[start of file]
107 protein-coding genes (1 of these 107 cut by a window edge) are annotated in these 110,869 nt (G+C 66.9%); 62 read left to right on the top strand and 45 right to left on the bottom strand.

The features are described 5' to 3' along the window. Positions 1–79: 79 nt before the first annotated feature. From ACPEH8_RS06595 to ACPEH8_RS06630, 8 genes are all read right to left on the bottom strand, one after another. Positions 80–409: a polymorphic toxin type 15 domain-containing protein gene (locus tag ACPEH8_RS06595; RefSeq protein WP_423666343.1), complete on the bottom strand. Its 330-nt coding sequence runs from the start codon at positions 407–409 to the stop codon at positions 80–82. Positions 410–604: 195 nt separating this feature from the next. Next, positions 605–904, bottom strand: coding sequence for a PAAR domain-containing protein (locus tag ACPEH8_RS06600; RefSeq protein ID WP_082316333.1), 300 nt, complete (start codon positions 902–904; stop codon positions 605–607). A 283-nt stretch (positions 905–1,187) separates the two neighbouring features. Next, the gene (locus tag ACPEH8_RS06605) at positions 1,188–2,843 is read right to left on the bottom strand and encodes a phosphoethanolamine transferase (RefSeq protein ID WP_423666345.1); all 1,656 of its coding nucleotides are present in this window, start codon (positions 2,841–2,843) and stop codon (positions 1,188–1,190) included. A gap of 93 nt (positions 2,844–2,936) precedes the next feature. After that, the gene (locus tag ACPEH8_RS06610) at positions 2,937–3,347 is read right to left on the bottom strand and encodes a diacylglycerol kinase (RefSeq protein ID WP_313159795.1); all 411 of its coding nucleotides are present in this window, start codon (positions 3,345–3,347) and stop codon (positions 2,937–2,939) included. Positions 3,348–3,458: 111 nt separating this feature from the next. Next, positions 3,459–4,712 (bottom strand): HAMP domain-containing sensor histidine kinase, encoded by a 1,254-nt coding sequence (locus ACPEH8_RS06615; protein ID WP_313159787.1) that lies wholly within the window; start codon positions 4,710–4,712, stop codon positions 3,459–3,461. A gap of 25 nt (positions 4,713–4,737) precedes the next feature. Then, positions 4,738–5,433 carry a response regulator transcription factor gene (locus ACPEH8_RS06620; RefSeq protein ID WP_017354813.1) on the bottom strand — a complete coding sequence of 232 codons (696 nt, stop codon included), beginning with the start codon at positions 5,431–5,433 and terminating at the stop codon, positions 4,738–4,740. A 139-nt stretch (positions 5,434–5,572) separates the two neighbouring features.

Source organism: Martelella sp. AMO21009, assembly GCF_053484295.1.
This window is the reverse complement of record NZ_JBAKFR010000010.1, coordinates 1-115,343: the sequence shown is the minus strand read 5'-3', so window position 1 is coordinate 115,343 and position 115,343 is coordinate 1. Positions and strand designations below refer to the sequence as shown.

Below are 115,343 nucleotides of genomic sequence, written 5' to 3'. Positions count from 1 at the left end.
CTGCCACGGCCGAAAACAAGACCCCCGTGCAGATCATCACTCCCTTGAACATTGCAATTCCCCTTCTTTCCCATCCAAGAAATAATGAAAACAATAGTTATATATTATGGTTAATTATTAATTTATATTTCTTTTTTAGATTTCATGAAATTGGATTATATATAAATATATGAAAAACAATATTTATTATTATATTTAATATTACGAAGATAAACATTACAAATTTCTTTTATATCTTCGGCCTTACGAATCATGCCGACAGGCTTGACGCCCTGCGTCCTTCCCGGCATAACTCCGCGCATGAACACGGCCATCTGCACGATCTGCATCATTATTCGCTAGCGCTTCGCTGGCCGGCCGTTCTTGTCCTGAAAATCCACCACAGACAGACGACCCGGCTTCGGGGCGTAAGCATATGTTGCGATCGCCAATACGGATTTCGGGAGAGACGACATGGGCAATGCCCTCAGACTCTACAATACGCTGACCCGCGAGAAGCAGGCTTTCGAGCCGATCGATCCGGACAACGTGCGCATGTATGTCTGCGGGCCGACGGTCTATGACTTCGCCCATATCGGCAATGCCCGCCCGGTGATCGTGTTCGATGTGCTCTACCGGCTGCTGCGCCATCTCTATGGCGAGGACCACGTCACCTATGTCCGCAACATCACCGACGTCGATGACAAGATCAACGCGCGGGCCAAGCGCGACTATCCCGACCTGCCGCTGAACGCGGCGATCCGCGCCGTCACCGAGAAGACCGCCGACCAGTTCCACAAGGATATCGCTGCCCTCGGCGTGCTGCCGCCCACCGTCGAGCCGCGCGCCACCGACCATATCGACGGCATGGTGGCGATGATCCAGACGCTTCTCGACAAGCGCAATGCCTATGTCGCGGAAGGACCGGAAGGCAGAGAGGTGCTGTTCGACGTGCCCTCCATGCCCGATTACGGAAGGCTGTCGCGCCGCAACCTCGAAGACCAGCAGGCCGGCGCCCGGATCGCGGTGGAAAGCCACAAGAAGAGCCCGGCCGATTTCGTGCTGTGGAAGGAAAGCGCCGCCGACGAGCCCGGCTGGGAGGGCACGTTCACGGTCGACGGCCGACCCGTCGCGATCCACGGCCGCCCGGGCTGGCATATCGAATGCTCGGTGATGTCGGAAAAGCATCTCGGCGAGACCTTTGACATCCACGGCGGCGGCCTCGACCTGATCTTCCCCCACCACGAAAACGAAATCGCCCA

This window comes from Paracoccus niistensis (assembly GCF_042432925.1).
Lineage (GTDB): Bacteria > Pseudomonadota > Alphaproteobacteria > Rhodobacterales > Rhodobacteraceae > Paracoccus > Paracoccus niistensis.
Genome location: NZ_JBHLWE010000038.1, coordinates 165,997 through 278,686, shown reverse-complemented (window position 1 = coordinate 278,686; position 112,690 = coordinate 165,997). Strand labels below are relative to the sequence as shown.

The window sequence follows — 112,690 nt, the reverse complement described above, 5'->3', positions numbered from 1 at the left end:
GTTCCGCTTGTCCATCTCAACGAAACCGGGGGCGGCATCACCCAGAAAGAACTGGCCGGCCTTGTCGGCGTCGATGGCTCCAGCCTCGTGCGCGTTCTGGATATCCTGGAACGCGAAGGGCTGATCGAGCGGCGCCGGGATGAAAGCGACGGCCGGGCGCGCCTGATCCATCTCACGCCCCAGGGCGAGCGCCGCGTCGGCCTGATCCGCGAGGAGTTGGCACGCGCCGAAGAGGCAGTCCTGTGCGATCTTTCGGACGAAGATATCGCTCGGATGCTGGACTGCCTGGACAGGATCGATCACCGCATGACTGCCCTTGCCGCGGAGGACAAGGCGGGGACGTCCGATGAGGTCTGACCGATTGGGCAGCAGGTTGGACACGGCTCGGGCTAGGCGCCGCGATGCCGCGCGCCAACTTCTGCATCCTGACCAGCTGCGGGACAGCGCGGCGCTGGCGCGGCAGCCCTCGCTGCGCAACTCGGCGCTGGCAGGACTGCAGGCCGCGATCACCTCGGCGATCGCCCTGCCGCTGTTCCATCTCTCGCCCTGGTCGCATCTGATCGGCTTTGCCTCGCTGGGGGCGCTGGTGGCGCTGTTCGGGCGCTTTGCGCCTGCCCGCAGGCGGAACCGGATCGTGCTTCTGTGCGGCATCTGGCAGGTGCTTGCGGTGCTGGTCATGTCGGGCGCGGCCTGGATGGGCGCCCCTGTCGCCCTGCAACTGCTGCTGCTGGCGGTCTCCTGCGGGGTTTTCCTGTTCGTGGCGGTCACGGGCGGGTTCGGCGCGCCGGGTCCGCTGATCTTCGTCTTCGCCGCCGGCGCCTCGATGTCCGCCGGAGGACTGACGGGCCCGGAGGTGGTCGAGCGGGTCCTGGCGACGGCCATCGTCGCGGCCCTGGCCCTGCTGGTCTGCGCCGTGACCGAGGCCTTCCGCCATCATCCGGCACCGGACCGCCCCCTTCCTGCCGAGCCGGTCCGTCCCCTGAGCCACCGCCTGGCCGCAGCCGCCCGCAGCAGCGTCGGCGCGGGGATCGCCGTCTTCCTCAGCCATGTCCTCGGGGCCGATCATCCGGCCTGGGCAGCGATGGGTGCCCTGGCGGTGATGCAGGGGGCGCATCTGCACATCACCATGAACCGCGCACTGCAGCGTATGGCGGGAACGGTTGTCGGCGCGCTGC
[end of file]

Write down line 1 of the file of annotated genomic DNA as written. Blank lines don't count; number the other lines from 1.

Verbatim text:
107 protein-coding genes (1 of these 107 cut by a window edge) are annotated in these 110,869 nt (G+C 66.9%); 62 read left to right on the top strand and 45 right to left on the bottom strand.